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DACA is still an issue. Here are three questions students are asking in Memphis.

The Trump administration’s wind-down of protections for some undocumented immigrants isn’t leading daily newscasts now, but it’s still very much in the minds of the nation’s students.

Chalkbeat sat in recently as students at Memphis Central High School took on the issue in a free-wheeling conversation aimed at talking about tough topics in person — not just throwing darts on social media.

The gathering, called Courageous Conversation, meets several times a month to let high schoolers discuss whatever is on their minds. The afterschool club started four years ago through Facing History and Ourselves, a nonprofit group that trains students and teachers with diverse backgrounds about leadership and civic engagement.  

Here’s what students were asking about the United States’ plan end to its program known as Deferred Action for Childhood Arrivals, or DACA.

What defines an American?

At Central High School, the vast majority of students are African-American. Whites comprise 7 percent of the student population and Hispanics 3 percent, with some Asian students. The ethnic diversity makes for a rich conversation about issues of race and the laws created to manage immigration.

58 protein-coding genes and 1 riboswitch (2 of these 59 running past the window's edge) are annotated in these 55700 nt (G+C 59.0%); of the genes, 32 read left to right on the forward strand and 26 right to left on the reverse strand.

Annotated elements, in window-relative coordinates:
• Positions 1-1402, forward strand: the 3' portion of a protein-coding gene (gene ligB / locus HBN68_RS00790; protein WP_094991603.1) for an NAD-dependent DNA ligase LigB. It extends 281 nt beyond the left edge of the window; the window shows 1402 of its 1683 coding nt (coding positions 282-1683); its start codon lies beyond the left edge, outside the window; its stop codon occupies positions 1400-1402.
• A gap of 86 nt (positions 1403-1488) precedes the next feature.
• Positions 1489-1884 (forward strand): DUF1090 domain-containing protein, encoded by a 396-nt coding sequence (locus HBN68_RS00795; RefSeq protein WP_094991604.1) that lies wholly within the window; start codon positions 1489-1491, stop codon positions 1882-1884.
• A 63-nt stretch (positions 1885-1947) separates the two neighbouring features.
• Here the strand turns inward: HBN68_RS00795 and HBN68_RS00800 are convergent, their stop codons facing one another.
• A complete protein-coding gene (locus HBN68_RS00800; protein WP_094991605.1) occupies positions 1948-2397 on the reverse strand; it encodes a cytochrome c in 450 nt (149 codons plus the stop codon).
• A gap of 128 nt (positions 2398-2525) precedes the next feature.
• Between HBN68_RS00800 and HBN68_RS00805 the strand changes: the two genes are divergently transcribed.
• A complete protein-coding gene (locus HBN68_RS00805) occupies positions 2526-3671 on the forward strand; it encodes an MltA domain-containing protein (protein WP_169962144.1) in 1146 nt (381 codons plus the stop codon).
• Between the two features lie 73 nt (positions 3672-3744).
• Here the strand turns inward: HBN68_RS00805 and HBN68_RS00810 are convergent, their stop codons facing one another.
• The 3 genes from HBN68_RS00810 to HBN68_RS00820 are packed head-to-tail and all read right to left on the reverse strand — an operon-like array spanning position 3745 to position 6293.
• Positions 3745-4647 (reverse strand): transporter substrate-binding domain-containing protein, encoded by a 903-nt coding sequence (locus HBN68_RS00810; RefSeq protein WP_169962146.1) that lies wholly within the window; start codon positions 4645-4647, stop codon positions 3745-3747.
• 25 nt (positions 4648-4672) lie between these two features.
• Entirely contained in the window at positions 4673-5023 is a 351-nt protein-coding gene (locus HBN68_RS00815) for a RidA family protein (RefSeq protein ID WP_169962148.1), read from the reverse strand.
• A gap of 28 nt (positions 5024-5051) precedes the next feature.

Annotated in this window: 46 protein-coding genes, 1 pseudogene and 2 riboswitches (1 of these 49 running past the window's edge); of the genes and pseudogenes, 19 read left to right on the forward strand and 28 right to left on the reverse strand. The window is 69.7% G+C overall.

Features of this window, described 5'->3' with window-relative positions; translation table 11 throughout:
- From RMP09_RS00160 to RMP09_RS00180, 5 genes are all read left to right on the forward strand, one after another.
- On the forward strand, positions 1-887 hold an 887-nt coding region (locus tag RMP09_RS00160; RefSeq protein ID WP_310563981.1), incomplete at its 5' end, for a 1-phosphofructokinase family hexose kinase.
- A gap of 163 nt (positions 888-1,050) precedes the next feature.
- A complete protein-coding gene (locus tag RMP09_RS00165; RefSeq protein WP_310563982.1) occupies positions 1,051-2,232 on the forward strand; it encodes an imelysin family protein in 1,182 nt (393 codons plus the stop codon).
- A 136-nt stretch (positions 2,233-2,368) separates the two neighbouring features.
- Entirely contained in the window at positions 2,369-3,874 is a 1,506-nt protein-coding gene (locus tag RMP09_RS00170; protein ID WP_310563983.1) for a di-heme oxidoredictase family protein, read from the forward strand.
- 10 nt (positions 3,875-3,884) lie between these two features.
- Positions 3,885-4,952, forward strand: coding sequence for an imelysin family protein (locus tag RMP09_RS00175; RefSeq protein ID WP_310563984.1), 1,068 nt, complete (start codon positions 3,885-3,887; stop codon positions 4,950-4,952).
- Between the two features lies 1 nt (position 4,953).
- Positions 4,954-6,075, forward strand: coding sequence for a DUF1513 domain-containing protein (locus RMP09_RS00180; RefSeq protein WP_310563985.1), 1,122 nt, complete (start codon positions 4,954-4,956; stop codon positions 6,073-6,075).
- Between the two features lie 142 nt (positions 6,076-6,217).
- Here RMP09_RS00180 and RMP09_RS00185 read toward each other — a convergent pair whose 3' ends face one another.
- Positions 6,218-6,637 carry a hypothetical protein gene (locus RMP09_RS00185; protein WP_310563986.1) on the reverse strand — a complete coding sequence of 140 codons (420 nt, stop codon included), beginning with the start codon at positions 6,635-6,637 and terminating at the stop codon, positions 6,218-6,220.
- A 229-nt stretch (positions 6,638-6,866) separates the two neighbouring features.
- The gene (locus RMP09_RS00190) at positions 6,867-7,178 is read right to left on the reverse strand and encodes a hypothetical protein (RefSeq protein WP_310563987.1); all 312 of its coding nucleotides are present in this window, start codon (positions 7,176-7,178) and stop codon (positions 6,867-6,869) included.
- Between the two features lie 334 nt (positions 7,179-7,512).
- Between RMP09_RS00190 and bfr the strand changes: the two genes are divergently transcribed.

“We’re called African Americans,” said Jade Easter, a senior. “… Am I more of an American because I grew up here and am a part of this culture, or because of my legal status?” 

PHOTO: Caroline Bauman
Lou Davis (far left) said he believes DACA recipients are important members of society.

Her classmate, Lou Davis, believes it’s more about legal status and documentation than about “being American.”

“Do DACA students or their families pose a threat to society?” he asked. “Are they a problem other than just not being from here? I see a lot of productive members of society on DACA.”

What about DACA recipients who are trying to become citizens?

The answer is simple to Jadia Thomas. “They should stay,” said the senior.

But the question isn’t so simple when it comes to their parents. They broke the law, she notes, but “it’s hard for me to imagine having your kids here and being forced to leave the country.”

Kyla Hampton said laws and policies should be changed when circumstances change. For instance, President Barack Obama issued his DACA order in 2012 to protect the children of immigrants who came illegally to the United States, but are now productive residents of the only country they’ve known.

“Isn’t it morality versus law?” she asked. “It seems to me like letting people brought here as kids, who are now our age, stay here is the moral choice.”

What can students do?

Groups like Courageous Conversation are a good first step.

“Nothing changes unless we talk about it,” Kyla said. “The first step for all of us is to get more Americans educated about immigration issues.”

Such conversations build understanding and empathy, she continued.

“We can’t do anything about the laws or whatever, but there can be more groups like this talking about this issue and the problems it creates for DACA students in this school and everywhere. We can care more.”

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